Much Ado about Tebow…Nothing

If you missed the Tebow ad during the Superbowl, here it is. Believe me, it was missable. The message was so understated and Tebow’s part in it was so short, that I’m guessing most viewers probably didn’t even know what it was about.

And so the “Tebow Dust-up of 2010” goes into the history books not as a hyper-politicized pro-life smack-down, but as an understated pro-family short. The feminist groups that lobbied to have CBS pull the ad have to be feeling a little bit silly today. Their overreaction in advance of the game now looks pretty extreme in retrospect. And that is probably the most notable result of this whole spectacle. At the end of the day, pro-life Tebow looks really big, and his pro-abortion critics look really small.

[The full Tebow ad with an explicit pro-life affirmation is posted at the Focus on the Family website. You can watch it here.]


Tebow Not the First

I will never forget the 1986 Superbowl Championship when Phil Simms’ New York Giants defeated John Elway’s Denver Broncos. I was as proud as punch because my Dad had coached one of the Giants’ players when he was in high school—middle linebacker Gary Reasons. Not only did we watch the Giants win the game, but I also got to meet Reasons and see his Superbowl ring when he made a homecoming visit to his high school alma mater after the season was over. It was amazing.

I know about that season, and I know about that team. But I didn’t know until today about something else that team did after the game was over. It turns out that Tim Tebow is not the first football player to pair a pro-life message with the Superbowl. Players from the 1986 Superbowl Champion New York Giants team did exactly the same thing about 23 years ago. The video that they appeared in is posted above, and here’s a description:

“23 years ago, The American Life League, one of the largest Catholic Pro-Life organizations, produced a short featuring members of the Super Bowl winning New York Giants. As you watch former superstars Phil Simms — the game’s MVP and current sportscaster for CBS! — Mark Bavaro, Jim Burt, Chris Godfrey, George Martin, and Phil McConkey speak out against abortion, try to imagine what the reaction would be to this film if it was made today.”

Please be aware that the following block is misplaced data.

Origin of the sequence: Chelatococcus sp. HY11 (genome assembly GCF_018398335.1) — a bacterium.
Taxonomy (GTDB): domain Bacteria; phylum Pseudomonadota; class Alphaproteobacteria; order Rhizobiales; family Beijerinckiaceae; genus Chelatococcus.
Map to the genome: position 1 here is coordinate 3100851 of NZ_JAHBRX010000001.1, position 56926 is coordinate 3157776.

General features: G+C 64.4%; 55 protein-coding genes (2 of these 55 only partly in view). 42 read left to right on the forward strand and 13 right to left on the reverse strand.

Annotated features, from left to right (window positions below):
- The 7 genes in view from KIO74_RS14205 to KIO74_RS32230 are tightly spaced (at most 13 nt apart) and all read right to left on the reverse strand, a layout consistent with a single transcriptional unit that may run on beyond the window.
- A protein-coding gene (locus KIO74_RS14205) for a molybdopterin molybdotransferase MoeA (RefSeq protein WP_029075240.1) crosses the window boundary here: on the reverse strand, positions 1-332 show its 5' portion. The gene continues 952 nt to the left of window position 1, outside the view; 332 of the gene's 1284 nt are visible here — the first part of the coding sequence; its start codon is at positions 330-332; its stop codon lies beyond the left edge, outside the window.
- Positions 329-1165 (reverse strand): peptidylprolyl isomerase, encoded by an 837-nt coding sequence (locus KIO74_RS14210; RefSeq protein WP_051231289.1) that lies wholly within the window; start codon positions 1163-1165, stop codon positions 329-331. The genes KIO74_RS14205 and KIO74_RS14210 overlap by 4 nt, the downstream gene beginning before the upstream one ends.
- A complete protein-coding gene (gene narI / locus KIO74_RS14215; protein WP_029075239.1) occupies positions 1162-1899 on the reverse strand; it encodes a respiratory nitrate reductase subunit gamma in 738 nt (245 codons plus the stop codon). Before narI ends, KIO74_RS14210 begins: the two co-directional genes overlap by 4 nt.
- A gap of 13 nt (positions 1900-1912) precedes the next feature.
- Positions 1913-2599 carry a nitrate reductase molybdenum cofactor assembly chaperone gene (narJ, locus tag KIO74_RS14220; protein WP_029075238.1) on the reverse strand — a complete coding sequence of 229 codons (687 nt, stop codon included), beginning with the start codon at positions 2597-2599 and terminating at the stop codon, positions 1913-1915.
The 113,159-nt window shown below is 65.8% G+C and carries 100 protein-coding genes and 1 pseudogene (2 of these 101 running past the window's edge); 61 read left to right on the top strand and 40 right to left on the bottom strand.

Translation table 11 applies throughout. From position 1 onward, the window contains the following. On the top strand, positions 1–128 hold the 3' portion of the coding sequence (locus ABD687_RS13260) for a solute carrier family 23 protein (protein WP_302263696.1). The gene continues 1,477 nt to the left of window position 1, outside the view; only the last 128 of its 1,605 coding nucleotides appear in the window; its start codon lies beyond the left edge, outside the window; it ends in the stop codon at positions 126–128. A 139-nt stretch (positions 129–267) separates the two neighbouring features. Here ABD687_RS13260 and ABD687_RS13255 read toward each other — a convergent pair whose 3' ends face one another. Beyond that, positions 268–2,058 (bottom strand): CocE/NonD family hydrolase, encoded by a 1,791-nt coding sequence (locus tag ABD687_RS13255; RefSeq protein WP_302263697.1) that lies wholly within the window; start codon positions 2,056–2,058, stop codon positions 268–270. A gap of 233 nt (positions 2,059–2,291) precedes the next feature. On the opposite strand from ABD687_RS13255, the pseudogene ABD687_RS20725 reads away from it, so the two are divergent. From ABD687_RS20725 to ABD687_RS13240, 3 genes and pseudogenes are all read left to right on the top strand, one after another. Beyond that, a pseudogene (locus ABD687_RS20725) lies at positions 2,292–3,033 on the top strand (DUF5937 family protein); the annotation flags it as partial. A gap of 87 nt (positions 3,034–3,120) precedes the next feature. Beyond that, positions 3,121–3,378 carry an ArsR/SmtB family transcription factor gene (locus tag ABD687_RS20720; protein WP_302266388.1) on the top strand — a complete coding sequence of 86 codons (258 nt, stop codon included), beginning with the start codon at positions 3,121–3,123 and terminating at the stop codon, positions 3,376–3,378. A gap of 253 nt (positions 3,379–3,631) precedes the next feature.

This video is about 9 minutes long, and there is no subtlety here. It’s an overt condemnation of Roe v. Wade and abortion-on-demand.

I am grateful for these players from the 1986 Giants team, and I am grateful for Tebow. I hope and pray that the seared conscience of our nation might be stirred by such messages.

(HT: Mark Gibson)


Is it sin if it’s unintentional?

My daily Bible reading plan had me in Leviticus 4 and 5 yesterday and got me to thinking about the Bible’s teaching on unintentional sin. The Bible makes a distinction between sins committed intentionally and those that are unintentional. The Law of Moses, for instance, distinguishes premeditated murder from manslaughter and assigns the death-penalty for the former but not necessarily for the latter (Numbers 35:6-34). Intentional evil brings greater judgment under God’s law. Continue Reading →


Tebow’s Intolerant Critics

“If the pro-choice stance is so precarious that a story about someone who chose to carry a risky pregnancy to term undermines it, then CBS is not the problem.”

That line is from Sally Jenkins’ must-read column in the Washington Post. Jenkins is a feminist and is pro-choice. Nevertheless, she believes that the National Organization for Women (NOW) needs to stop hyperventilating about Tim Tebow’s forthcoming pro-life Superbowl Ad. She writes,

“Apparently NOW feels this commercial is an inappropriate message for America to see for 30 seconds, but women in bikinis selling beer is the right one. I would like to meet the genius at NOW who made that decision. On second thought, no, I wouldn’t.”